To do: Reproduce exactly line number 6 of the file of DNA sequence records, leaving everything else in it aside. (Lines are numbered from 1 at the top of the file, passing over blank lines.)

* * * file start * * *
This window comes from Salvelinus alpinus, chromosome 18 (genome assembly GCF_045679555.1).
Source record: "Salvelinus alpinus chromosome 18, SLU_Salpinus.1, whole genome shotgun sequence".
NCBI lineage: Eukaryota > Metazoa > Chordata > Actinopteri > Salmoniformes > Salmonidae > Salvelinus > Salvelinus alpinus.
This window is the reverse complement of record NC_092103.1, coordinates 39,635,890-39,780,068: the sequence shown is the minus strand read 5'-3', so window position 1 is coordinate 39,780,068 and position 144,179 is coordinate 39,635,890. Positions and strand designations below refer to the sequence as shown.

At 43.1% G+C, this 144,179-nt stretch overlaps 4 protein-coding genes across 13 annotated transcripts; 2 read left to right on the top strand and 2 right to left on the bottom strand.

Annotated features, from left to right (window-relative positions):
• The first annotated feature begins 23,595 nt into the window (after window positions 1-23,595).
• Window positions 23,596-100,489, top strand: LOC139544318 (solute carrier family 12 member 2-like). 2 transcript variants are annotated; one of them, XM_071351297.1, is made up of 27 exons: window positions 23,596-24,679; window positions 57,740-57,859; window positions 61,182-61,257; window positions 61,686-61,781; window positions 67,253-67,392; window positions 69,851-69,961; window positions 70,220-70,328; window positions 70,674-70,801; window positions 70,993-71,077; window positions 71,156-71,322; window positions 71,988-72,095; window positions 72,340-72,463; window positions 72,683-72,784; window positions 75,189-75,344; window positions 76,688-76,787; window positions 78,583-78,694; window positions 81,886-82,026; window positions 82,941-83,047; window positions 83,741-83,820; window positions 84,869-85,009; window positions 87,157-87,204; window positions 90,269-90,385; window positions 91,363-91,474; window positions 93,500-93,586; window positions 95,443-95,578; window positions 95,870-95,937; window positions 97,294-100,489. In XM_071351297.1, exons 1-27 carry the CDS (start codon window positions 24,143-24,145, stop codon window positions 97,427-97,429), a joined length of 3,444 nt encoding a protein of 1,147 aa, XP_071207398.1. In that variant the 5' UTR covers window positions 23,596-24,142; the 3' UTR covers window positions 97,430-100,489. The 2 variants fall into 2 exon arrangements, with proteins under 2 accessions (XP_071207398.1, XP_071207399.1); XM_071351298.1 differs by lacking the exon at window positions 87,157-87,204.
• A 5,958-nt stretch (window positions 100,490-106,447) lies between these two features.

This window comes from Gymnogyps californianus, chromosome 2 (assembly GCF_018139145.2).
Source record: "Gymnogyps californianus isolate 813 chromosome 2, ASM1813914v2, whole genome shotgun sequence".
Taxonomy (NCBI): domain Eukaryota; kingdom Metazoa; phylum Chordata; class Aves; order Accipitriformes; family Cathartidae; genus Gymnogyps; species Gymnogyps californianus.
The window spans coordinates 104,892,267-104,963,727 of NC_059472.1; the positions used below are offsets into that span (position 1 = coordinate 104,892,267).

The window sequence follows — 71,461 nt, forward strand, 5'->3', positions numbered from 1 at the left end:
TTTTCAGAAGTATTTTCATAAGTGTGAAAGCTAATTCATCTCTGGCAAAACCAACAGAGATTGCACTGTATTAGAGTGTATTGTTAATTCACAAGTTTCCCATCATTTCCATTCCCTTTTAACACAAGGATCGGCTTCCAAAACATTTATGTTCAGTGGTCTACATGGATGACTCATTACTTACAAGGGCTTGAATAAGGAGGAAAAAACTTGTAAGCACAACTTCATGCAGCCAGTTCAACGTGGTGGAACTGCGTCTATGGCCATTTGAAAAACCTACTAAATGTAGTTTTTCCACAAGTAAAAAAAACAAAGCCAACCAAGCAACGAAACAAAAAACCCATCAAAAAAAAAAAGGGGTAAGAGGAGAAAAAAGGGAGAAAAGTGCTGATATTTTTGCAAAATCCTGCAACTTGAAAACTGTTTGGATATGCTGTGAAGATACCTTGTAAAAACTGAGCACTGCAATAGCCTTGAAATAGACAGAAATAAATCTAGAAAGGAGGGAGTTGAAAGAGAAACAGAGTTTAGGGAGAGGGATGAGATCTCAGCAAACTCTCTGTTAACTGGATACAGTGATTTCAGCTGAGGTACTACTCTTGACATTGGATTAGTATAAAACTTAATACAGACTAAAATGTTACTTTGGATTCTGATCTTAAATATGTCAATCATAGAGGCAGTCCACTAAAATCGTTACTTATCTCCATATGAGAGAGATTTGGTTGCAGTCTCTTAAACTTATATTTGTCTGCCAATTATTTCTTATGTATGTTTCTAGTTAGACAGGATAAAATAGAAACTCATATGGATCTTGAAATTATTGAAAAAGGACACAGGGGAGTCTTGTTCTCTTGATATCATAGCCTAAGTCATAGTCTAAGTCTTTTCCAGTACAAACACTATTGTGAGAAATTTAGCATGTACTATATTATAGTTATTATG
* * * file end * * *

Annotated features, from left to right (window-relative positions):